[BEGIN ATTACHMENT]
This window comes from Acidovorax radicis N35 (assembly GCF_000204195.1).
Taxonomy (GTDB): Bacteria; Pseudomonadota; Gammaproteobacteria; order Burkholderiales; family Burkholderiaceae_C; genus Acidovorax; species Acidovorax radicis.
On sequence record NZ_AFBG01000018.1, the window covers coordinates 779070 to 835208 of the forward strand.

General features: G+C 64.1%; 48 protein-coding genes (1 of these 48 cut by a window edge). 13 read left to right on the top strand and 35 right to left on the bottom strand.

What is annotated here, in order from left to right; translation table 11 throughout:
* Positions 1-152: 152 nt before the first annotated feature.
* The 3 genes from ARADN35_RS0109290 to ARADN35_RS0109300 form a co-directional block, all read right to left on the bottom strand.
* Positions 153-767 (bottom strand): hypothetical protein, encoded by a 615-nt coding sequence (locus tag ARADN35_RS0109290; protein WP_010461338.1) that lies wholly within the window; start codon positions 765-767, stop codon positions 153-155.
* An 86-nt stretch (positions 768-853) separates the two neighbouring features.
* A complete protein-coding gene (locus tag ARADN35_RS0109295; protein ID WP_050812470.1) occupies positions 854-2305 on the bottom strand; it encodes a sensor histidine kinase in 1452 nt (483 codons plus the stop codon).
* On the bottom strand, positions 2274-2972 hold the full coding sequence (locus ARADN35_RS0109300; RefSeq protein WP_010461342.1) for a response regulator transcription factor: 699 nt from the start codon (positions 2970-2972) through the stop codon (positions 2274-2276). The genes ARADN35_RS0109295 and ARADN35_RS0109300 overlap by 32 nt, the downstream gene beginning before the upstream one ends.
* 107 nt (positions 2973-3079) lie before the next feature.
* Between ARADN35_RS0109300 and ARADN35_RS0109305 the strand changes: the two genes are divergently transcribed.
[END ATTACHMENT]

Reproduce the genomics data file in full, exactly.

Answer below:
This window comes from Acidovorax radicis N35 (assembly GCF_000204195.1).
Taxonomy (GTDB): Bacteria; Pseudomonadota; Gammaproteobacteria; order Burkholderiales; family Burkholderiaceae_C; genus Acidovorax; species Acidovorax radicis.
On sequence record NZ_AFBG01000018.1, the window covers coordinates 779070 to 835208 of the forward strand.

General features: G+C 64.1%; 48 protein-coding genes (1 of these 48 cut by a window edge). 13 read left to right on the top strand and 35 right to left on the bottom strand.

What is annotated here, in order from left to right; translation table 11 throughout:
* Positions 1-152: 152 nt before the first annotated feature.
* The 3 genes from ARADN35_RS0109290 to ARADN35_RS0109300 form a co-directional block, all read right to left on the bottom strand.
* Positions 153-767 (bottom strand): hypothetical protein, encoded by a 615-nt coding sequence (locus tag ARADN35_RS0109290; protein WP_010461338.1) that lies wholly within the window; start codon positions 765-767, stop codon positions 153-155.
* An 86-nt stretch (positions 768-853) separates the two neighbouring features.
* A complete protein-coding gene (locus tag ARADN35_RS0109295; protein ID WP_050812470.1) occupies positions 854-2305 on the bottom strand; it encodes a sensor histidine kinase in 1452 nt (483 codons plus the stop codon).
* On the bottom strand, positions 2274-2972 hold the full coding sequence (locus ARADN35_RS0109300; RefSeq protein WP_010461342.1) for a response regulator transcription factor: 699 nt from the start codon (positions 2970-2972) through the stop codon (positions 2274-2276). The genes ARADN35_RS0109295 and ARADN35_RS0109300 overlap by 32 nt, the downstream gene beginning before the upstream one ends.
* 107 nt (positions 2973-3079) lie before the next feature.
* Between ARADN35_RS0109300 and ARADN35_RS0109305 the strand changes: the two genes are divergently transcribed.